Presentation: 1. Place one pillowcase on each table 2. Invite the child to take a seat 3. Ask the child to put her hand inside the pillowcase with the animal and describe what she feels. Ask her to guess what the object is. Set up: 4. Say to the child, “Now it’s my turn” and describe what you feel. Say to the child, “I think that it is a small toy car” 5. Let the child know that it is time to switch places 6. Ask the child to put her hand inside the pillowcase with the car and describe what she feels. Ask her to guess what the object is. 7. Say to the child, “Now it’s my turn” 8. Ask the child, “Do you know what I am feeling in the pillowcase? 9. Take both items out of the pillowcases to view. Note: “Child thinks I have the same object as he or she” indicated by 1 “Child does not know what I have” indicated by 2 “Child knows my object is the one they had before” indicated by 3 Conclusion: I was struck but the completely confident responses at both ends of the outcome spectrum. Here are some observations and quotes that seemed significant in the process. •Sophie talked a lot about what she was feeling but tended to go off on tangents about any thought that was triggered by the stereognosis experience.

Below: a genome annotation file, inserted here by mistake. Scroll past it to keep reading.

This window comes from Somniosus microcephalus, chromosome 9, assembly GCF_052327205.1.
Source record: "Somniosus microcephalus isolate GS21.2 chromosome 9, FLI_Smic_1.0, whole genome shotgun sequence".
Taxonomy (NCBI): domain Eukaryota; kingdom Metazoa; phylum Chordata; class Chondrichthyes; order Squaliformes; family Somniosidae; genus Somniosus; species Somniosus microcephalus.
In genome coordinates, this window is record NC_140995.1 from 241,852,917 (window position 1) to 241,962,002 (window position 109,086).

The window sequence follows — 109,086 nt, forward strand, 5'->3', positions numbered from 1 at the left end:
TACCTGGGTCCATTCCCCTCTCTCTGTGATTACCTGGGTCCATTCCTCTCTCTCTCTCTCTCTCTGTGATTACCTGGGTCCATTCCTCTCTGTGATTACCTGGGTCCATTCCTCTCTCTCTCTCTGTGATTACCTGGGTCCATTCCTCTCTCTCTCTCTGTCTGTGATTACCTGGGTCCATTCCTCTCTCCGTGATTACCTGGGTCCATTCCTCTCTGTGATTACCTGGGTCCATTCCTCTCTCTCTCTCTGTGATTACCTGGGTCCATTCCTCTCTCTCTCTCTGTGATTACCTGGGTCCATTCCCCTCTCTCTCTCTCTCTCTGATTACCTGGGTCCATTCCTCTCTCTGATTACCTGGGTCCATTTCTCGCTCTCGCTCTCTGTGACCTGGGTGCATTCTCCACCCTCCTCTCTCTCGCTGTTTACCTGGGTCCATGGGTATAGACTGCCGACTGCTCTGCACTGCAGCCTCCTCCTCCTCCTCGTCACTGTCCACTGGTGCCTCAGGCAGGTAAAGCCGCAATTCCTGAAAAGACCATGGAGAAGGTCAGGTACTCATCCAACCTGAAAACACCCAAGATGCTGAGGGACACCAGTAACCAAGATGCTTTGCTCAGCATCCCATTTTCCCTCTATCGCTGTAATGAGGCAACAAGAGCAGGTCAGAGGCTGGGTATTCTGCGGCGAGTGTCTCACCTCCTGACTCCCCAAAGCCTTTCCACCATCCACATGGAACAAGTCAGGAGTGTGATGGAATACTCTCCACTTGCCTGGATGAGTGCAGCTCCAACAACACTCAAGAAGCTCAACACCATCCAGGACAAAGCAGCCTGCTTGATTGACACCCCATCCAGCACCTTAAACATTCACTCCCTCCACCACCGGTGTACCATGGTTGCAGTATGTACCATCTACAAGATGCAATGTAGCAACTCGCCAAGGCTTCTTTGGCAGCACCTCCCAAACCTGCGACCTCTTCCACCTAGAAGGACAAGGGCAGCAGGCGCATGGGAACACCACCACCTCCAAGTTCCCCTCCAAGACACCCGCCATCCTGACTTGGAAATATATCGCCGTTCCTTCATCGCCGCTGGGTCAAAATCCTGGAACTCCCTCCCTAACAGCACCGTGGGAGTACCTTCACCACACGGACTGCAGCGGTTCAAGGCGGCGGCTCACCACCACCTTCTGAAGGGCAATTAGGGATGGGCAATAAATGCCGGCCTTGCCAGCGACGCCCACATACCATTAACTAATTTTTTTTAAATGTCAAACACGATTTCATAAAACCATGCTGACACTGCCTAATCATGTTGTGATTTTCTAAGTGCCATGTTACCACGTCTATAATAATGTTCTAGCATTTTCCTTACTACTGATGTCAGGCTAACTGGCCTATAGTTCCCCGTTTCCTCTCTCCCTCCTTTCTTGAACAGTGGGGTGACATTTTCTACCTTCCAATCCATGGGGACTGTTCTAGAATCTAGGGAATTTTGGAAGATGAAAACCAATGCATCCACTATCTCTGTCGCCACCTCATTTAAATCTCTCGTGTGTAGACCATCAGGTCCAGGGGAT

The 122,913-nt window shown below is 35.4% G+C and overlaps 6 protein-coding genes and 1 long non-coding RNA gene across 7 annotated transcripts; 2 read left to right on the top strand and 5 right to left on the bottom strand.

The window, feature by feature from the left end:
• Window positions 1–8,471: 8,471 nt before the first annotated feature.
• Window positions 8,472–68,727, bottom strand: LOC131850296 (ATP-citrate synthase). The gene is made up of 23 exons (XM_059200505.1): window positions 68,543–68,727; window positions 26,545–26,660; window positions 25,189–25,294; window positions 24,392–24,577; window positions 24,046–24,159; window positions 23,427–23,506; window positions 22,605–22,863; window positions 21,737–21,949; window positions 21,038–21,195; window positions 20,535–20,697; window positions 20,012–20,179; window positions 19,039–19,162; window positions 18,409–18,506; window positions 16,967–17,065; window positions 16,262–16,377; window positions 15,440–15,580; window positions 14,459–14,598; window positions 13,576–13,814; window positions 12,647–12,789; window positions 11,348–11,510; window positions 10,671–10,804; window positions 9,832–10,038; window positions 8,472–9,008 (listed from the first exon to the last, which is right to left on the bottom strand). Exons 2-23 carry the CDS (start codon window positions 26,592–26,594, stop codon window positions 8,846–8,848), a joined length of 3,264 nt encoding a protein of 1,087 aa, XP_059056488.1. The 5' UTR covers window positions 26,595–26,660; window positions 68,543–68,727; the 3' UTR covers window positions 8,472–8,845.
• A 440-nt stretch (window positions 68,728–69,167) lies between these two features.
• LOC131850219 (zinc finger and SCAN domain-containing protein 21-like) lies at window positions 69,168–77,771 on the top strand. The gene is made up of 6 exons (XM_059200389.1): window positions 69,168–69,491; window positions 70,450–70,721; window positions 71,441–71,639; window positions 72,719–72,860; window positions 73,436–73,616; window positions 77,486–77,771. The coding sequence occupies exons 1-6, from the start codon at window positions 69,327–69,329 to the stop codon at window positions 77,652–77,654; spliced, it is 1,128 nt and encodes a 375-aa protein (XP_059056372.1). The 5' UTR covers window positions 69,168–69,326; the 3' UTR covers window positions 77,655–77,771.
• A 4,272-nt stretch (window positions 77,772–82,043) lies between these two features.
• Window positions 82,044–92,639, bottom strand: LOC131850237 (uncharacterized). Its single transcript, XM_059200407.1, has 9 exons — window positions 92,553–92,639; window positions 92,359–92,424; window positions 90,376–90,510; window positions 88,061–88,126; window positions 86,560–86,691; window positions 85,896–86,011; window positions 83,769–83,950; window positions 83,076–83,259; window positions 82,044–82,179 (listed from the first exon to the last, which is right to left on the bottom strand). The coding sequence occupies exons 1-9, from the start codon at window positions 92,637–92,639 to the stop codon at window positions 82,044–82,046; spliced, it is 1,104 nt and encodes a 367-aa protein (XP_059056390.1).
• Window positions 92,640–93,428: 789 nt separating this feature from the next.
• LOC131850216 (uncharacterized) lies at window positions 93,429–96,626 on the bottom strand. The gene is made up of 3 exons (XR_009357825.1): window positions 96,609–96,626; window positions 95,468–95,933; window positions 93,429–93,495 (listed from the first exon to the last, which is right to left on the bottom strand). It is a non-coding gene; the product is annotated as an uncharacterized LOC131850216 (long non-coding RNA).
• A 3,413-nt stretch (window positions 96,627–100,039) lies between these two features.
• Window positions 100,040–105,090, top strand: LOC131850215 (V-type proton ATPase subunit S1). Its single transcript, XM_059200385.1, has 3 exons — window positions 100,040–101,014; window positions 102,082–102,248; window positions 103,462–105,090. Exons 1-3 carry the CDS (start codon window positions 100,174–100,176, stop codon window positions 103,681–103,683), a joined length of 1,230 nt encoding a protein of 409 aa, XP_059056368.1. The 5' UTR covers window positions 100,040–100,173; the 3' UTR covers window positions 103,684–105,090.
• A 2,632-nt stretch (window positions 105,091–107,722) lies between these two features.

She did not guess the object correctly (camel) but named the object (giraffe) during the period of exploration and free association. When we switched, the experience was similar, she explored the car and then began sharing a story about a friend. When she was asked what object I was feeling she said I had a car, too. She was completely distracted by the opportunity to talk about her life. The objects were irrelevant and ethereal concepts. “I saw the jungle book and it had all the animals even a giraffe like at Zoolights where we went for Christmas. ” “I know what this is… It’s a camel. “My friend Danny has cars but I only like princess stuff. ” •Max knew what animal he had right away (Elephant). He was very methodical and clearly enjoyed the mysterious fun of the task. When we switched he took more time, and furrowed his brow. When he was asked what object I was feeling he stopped. Looked directly at me for a long time (5 or 6 seconds) and said that he did not know.